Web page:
Tuesday, May 25, 2010


So now I needed a plan.  I had to find a way to stay in Arizona.  It wasn’t going to be easy.  My brother’s roomate would be back soon and I’d have to vacate his bedroom.  I couldn’t stay there in his house.  I would have to find a job, find a place to live and then convince my parents that I was going to stay.  My brother said I could enroll in college myself and maybe that would make it easier on my parents.  He took me  to the administration building to get the paper work.  I would have to send away to get high school transcripts and then decide on what courses I would take.   But then the biggest hurdle of them all.  money.  and lots of it.  and I had none.  and I knew my parents didn’t have it and even if they did they would not give it to me to be so far away from them.  The thought of me going to college never crossed their minds.  It never crossed my mind either.   Going to college was for rich kids, not kids like us.  I could get a student loan but they would never sign for it.  The more I thought about going to school, the less I liked the idea.   Go for what?  I had no ambitions.  I had no idea at all what I wanted to be or wanted to do or what I could do.  I never even thought about it.  I was never asked about it. I’d get married.  I’d work in a factory.  I’d have kids...simple story...simple plan.  What was good enough for them was good enough for me.  What does happiness have to do with it.  We’re not happy, why should you be happy..Accept your lot in life.  But then I saw life outside our little town and I saw that other people could be happy.  and so  I needed a plan.  A plan that would allow me to stay.
I needed to stay in Arizona.  I needed to be free.  but then, the phone call came.  The phone call that put a stop to any plan.  The phone call that put a stop to any idea I had or hoped to have and that phone call stopped me dead in my tracks and tore out from under me the very foundation however weak that was beneath me.  The call came from my father on that sultry hot summer night.   My mother was in the hospital.  She had overdose on barbiturates and was in intensive care in the Psychiatric ward.  My father told me that she just could’t take me leaving and not planning on coming home so she took a bunch of pills and he found her unconscious on the floor.  He was sending me money to fly home and I was to get on the next plane out of Phoenix or he was going to get the police to come after me.   The blood drained from my head.  the pain rose up in my stomach. the hollowness collected in my throat.  My plan was over.  my freedom was over. And my mother laid in a hospital bed and I had been the one who put her there.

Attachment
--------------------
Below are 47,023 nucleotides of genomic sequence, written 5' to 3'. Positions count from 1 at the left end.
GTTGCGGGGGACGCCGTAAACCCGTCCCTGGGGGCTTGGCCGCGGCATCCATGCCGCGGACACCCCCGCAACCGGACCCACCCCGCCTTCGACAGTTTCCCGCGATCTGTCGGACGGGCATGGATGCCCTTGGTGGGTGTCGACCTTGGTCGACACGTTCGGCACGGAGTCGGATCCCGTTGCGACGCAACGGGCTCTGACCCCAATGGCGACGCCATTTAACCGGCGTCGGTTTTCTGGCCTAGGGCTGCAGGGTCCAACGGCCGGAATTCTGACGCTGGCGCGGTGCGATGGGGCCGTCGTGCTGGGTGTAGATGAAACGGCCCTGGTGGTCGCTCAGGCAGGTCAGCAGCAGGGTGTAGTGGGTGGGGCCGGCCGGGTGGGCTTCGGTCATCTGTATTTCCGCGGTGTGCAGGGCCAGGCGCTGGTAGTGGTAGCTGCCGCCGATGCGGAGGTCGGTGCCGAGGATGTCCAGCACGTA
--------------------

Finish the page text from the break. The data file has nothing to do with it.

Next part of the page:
The hippie kids piled in the VW van that took me to the airport and to the plane that took me back home. My father was waiting at the gate for me and we drove the long silent ride home through the farmland and the red barns that dotted the landscape.  We drove straight to the hospital and went to the bottom floor of the same brick building where I was born. My mother laid weak and pale in the bed but she was alive and she was going to be okay but had to stay in the ward for observation and because it was an attempted suicide she would have to undergo treatment for a few weeks.  The days were long and painful for us all...I had an overwhelming sense of guilt.  The shame I felt was almost unbearable for me.  Then I had to take over at home to wash clothes and give my father his meals and keep the house clean.  Also to lie to the neighbors and make up stories of where my mother was as if they didn’t know the truth.  I had to go see the parish priest and he told me I had to take care of my mother and honor my mother and I was lucky that she didn’t die or I would have had a death on my conscience.  She was going through withdrawals at the hospital so she was always sedated.  They wanted to give her shock treatments but my father refused.  The recovery was slow but she was eventually allowed to come home.  I gladly took care of her.  I loved her.  I wanted her back home and I wanted to be the dutiful daughter I should have been.           and so I was.        and I got a job  at  a  factory  that  made  socks  driving  a forklift    truck.       9-5      doing     the    same    thing         over    and      over   and    over      again.
I didn’t like it very much but I didn’t know how to do anything, I wasn’t trained for anything and without any guidance or help I didn’t know there were other things out there.  I was a girl that was unprepared for life and unprepared for a future.   and so I stayed.  and did what I was told.  and was happy that at least my mother survived.  and so I stayed numb.  and worked at a job I detested.  and when the day was over, I stayed in my room and Neil Young helped me through and Joni Mitchell helped me through.   and I dreamed for something better.   but i didn’t expect anything more than what
I was handed  my lot in life in the small midwestern town where the lake breezes softly blew through those green elm trees, and the train whistles blowing in the distance meant better things for some but not for me.  and my dreams died in that house.  but i did as I was meant to, and what was expected of me